London — Global stock markets rose on Tuesday as investors shook off worries about a hedge fund default that hit international banking stocks overnight and remained focused on global Covid-19 vaccination.
European stocks opened higher with the regional Stoxx 600 index up 0.5%. Britain’s FTSE 100 rose 0.6%, Germany’s DAX and Italy’s FTSE MIB rose 0.5% each, and France’s CAC 40 rose 1%.
MSCI’s all country world index, which tracks stocks across 49 countries, traded flat. S&P 500 stock futures were off 0.1%.
Sentiment in Asia was mixed early on, then turned positive with most of the region’s major markets trading higher.
Nomura and Credit Suisse are facing billions of dollars in losses and regulatory scrutiny after a US investment firm, named by sources as Archegos Capital, defaulted on equity derivative bets, putting investors on edge about who else might be exposed.
Nomura shares were down a further 1.1% on Tuesday after dropping as much as 16% on Monday, when it revealed it could take a $2bn loss from the hedge fund fallout.
“From a market perspective with contagion looking limited … despite the news flow of further forced liquidations and prime brokerage losses, this looks, at this stage, to be a positioning- driven sell-off in US futures and various single stock names,” said Eleanor Creagh, market strategist at Saxo Bank.
Creagh added that further forced deleveraging was still a risk if prime brokers tighten margin requirements.
MSCI’s broadest index of Asia-Pacific shares excluding Japan was 0.6% higher. Mainland China’s CSI 300 index rose 1%.
Hong Kong’s Hang Seng index gained 1.2% to reach 28,668 points, driven up by a rebound in the city’s tech stock index. That index has been under pressure from concern over the Chinese government’s move to increase regulation of those companies.
Japan’s Nikkei was flat, dragged down by Nomura’s share price weakness. Australia sounded a weaker tone when the S&P/ASX200 closed down 0.9% at its lowest point for a week.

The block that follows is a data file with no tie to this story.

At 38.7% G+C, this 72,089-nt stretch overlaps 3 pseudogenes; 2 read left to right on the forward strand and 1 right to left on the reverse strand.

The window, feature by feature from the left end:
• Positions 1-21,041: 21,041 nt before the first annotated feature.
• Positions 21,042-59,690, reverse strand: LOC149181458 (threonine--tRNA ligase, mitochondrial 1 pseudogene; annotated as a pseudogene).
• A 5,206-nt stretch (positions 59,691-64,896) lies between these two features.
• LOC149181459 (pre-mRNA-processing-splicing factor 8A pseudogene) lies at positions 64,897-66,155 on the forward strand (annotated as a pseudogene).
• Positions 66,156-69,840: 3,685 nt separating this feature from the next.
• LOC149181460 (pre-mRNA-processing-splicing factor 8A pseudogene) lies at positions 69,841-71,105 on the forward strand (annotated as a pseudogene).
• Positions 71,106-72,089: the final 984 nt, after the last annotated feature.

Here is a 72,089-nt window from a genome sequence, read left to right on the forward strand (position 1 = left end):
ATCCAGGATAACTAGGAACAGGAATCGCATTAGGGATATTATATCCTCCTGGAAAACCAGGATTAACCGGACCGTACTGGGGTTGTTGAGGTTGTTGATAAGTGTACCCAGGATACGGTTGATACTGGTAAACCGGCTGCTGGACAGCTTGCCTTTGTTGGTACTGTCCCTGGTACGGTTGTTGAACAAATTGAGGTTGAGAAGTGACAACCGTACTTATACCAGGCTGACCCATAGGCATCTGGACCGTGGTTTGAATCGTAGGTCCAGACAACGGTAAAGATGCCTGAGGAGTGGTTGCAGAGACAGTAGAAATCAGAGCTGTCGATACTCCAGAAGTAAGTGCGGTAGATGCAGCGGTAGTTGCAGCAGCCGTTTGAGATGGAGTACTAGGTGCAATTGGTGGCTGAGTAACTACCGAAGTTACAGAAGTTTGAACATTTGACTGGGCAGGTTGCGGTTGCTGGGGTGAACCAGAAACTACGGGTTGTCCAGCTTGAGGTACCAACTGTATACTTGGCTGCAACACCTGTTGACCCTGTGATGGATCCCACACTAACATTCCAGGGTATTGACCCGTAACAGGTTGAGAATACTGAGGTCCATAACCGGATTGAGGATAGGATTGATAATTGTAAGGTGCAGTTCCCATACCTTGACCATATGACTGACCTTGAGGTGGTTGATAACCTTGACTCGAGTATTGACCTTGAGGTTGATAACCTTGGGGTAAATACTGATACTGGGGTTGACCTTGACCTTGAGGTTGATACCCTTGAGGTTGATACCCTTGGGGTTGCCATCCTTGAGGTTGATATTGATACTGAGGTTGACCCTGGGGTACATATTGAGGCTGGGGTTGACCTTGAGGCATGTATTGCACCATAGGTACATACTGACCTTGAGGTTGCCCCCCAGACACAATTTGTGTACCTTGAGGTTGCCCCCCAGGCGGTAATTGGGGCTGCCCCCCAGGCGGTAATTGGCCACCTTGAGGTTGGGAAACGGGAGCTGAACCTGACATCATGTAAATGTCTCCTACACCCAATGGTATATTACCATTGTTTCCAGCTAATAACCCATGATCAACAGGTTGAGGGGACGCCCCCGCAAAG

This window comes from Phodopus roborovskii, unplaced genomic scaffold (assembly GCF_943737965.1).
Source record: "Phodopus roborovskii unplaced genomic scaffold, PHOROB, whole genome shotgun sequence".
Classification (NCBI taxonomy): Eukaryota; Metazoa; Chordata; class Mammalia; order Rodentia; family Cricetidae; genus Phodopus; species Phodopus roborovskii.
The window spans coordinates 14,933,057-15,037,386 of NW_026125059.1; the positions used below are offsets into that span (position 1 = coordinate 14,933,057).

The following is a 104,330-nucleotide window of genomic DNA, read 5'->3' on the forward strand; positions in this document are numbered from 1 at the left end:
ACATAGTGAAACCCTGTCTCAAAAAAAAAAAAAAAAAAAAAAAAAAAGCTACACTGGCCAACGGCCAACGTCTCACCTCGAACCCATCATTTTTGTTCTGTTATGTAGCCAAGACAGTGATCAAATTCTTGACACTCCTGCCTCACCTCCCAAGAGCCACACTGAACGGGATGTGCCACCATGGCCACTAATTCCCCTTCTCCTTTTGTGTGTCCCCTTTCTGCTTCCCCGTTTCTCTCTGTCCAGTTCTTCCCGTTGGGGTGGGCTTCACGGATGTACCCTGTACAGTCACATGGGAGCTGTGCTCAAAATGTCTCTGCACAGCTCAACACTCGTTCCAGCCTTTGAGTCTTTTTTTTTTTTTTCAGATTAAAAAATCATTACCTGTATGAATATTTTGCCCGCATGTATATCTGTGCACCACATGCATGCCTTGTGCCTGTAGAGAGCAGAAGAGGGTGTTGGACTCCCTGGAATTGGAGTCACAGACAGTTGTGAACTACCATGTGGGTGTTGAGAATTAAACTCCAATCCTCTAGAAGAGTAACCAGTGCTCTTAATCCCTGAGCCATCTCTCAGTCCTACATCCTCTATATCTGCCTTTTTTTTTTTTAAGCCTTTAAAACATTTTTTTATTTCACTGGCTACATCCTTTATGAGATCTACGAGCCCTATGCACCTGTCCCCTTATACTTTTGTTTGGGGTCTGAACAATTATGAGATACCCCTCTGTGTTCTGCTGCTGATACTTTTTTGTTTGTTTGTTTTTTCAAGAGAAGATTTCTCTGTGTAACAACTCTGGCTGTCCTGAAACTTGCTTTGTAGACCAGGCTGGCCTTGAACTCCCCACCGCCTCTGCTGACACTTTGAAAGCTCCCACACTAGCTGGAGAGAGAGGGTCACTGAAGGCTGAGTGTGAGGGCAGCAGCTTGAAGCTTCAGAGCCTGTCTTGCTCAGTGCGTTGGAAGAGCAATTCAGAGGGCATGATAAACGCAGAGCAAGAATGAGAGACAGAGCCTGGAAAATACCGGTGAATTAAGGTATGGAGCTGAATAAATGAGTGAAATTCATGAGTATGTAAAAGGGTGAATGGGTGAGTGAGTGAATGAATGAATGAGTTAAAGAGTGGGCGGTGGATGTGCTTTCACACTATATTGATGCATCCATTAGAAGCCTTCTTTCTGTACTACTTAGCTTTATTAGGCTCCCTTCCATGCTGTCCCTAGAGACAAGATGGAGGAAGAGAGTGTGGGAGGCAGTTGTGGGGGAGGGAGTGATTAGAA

Credit Suisse’s Asia Pacific senior investment strategist Jack Siu said the prospect of Asian travel bubbles had sparked enthusiasm among some investors in the region. “Tourism-dependent Asian economies will benefit,” he said.
On Monday, Hong Kong’s commerce secretary Edward Yau flagged that the government had restarted talks with Singapore to re-establish a potential travel bubble between the cities.
Investor sentiment was still closely tied to the pace of the global vaccine rollout, said Citigroup equity derivative solutions director Elizabeth Tian. “Investors will also be watching the number of Covid-19 cases as rises in Western Europe and the Philippines sees the return of renewed restrictions, while vaccination attempts threaten to stall amid supply constraints and vaccine nationalism,” she said. “While restrictions are increased in Europe, the UK will be relaxing stay-at-home rules.”
On Monday, Wall Street pared early losses driven by the banking sector on fears that issues from the downfall of Archegos could spread throughout the banking sector.
The Dow Jones Industrial Average rose 0.3%, the S&P 500 lost 0.09% and the Nasdaq Composite dropped 0.6%.
Benchmark US 10-year treasury yields hit 1.7760%, their highest since January 2020.
In currencies, the dollar rose to its highest in a year against the yen, boosted by the spike in treasury yields. The euro fell to $1.1751 against the dollar for the first time since November 11.
Oil prices fell as the Suez Canal opened up after days closed by a grounded supercarrier and focus turned to a meeting of oil cartel Opec and its allies (Opec+) this week at which the extension of supply curbs may be on the table amid new coronavirus pandemic lockdowns.